Older versions of WildFly exposed a native management port on 9999 by default, which required the protocol remoting. WildFly 11 does not expose the native management port by default.

Third, we managed to log in without supplying any credentials. This is courtesy of a feature called silent authentication.

Silent authentication relies on access to the standalone/tmp/auth or domain/tmp/auth directory. The idea is that if a user has access to this directory, they probably have access to create new users, and so silent authentication gives you access.

If you deny write access to the auth directory, silent authentication will fail, and you will be prompted for credentials.

See Configuring Admin Users for details on creating an admin user that can be used to log into the CLI.

Looking around

The CLI is structured like a file system, and can be navigated with the same commands you would use in a shell like Bash.

The ls command will list the contents of the current directory:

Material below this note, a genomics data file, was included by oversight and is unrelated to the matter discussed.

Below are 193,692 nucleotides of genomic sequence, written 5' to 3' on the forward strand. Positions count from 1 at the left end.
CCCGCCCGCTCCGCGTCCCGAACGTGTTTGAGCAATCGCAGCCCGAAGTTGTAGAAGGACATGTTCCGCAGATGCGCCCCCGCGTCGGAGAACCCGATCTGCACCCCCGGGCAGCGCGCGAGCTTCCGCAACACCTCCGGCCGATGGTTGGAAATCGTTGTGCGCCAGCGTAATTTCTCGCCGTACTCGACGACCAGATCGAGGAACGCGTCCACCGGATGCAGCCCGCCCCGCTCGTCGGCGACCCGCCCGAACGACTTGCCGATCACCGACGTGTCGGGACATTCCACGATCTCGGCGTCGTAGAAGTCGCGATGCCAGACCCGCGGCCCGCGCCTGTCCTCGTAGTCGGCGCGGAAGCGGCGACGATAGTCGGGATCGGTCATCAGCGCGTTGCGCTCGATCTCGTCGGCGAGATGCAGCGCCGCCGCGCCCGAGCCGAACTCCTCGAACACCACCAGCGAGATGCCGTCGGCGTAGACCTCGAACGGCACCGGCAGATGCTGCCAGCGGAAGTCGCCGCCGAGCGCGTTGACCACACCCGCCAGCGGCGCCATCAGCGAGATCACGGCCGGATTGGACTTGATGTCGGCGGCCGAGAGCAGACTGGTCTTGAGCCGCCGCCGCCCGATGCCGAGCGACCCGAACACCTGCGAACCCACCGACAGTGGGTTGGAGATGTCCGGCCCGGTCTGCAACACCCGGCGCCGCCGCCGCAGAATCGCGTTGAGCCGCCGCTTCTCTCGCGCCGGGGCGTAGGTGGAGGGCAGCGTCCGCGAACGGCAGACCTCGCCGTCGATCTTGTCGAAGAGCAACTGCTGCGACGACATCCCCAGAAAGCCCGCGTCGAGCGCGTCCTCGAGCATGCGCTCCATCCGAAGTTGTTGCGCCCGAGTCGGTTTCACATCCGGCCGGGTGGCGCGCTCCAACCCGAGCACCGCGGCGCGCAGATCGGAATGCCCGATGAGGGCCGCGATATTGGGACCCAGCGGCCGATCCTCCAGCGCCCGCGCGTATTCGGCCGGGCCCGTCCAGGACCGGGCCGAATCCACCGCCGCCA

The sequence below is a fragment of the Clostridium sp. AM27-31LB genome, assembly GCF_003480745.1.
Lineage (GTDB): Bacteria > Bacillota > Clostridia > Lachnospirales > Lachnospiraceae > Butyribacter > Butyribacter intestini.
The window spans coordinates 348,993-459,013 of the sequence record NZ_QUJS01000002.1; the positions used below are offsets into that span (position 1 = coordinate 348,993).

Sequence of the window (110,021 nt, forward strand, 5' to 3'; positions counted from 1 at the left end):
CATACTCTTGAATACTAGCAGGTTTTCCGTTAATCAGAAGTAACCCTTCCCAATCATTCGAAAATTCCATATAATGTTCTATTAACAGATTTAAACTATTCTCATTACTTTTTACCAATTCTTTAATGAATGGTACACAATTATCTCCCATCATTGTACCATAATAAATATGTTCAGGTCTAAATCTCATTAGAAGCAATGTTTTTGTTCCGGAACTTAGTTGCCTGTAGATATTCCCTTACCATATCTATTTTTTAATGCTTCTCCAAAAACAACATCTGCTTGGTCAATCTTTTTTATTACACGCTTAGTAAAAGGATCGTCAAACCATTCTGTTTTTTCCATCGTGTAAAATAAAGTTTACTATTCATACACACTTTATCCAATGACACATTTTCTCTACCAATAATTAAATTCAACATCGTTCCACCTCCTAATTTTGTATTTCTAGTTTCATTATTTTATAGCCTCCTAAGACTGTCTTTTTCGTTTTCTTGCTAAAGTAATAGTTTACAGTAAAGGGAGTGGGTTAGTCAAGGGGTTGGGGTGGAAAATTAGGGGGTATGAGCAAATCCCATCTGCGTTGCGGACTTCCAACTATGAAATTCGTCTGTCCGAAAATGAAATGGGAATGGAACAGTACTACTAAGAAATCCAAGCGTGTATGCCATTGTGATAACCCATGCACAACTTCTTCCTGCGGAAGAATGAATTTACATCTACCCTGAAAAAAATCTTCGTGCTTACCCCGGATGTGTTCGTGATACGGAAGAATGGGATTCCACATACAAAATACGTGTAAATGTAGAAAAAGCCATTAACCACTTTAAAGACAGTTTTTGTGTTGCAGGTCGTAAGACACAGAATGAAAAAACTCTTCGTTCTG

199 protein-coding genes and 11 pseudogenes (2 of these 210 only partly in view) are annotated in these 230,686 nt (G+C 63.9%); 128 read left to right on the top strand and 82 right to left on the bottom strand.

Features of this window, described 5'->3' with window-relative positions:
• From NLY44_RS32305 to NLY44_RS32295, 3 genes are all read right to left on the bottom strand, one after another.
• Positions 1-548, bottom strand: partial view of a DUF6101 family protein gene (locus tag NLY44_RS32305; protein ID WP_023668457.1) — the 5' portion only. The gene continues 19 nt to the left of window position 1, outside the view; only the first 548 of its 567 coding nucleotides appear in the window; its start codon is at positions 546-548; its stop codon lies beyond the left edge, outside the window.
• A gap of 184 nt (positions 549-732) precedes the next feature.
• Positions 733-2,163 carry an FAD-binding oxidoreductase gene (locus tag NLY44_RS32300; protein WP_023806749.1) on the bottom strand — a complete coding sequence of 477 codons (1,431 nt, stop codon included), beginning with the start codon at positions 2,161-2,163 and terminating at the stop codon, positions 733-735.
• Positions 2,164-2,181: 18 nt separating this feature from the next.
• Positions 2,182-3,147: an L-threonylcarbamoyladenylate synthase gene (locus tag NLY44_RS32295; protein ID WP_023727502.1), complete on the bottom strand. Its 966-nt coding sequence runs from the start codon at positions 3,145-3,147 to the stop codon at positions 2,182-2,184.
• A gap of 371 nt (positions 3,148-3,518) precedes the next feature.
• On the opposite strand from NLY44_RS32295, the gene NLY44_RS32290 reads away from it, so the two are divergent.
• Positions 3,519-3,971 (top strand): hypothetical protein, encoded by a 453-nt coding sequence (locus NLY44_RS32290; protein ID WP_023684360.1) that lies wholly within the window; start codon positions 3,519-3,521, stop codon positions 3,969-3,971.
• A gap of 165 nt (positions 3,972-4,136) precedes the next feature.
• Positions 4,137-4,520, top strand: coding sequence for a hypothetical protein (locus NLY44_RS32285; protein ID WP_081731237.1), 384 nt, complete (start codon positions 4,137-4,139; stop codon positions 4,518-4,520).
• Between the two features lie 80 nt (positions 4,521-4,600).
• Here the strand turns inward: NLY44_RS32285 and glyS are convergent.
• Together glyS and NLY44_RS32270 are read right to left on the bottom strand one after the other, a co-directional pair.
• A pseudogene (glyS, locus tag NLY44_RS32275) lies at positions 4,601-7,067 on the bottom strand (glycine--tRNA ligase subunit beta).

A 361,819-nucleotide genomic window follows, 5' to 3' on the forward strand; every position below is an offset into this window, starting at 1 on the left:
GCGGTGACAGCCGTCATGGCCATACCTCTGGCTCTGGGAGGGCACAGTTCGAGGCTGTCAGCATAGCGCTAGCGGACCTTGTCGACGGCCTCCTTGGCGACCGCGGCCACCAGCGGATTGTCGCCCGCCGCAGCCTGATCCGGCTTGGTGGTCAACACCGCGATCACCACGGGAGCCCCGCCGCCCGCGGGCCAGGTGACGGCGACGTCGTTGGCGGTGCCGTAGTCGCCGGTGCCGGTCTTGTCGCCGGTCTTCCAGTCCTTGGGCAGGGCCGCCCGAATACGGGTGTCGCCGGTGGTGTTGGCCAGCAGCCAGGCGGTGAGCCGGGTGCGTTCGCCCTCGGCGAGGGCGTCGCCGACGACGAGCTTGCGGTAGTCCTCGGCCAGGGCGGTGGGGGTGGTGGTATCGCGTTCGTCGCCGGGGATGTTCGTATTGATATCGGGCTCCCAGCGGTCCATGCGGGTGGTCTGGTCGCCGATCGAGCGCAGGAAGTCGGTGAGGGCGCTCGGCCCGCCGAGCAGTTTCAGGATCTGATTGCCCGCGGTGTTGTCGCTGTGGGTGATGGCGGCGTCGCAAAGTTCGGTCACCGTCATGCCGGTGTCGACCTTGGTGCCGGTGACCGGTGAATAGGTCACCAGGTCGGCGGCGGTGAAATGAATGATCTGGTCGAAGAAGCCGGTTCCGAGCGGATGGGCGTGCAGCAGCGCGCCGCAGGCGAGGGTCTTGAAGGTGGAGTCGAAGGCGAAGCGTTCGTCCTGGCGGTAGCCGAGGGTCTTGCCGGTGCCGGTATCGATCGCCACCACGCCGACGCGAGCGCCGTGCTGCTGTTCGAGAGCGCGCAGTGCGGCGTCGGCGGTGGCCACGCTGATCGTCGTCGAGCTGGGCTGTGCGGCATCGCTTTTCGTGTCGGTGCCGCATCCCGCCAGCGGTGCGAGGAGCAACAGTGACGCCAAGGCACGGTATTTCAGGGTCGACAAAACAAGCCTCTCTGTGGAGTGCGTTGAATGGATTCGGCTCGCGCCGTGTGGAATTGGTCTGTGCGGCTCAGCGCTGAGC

[standalone@localhost:9990 /] ls
core-service                               subsystem                                  namespaces=[]                              release-version=3.0.8.Final                
deployment                                 system-property                            organization=undefined                     running-mode=NORMAL                        
deployment-overlay                         launch-type=STANDALONE                     process-type=Server                        runtime-configuration-state=ok             
extension                                  management-major-version=5                 product-name=WildFly Full                  schema-locations=[]                        
interface                                  management-micro-version=0                 product-version=11.0.0.Final               server-state=running                       
path                                       management-minor-version=0                 profile-name=undefined                     suspend-state=RUNNING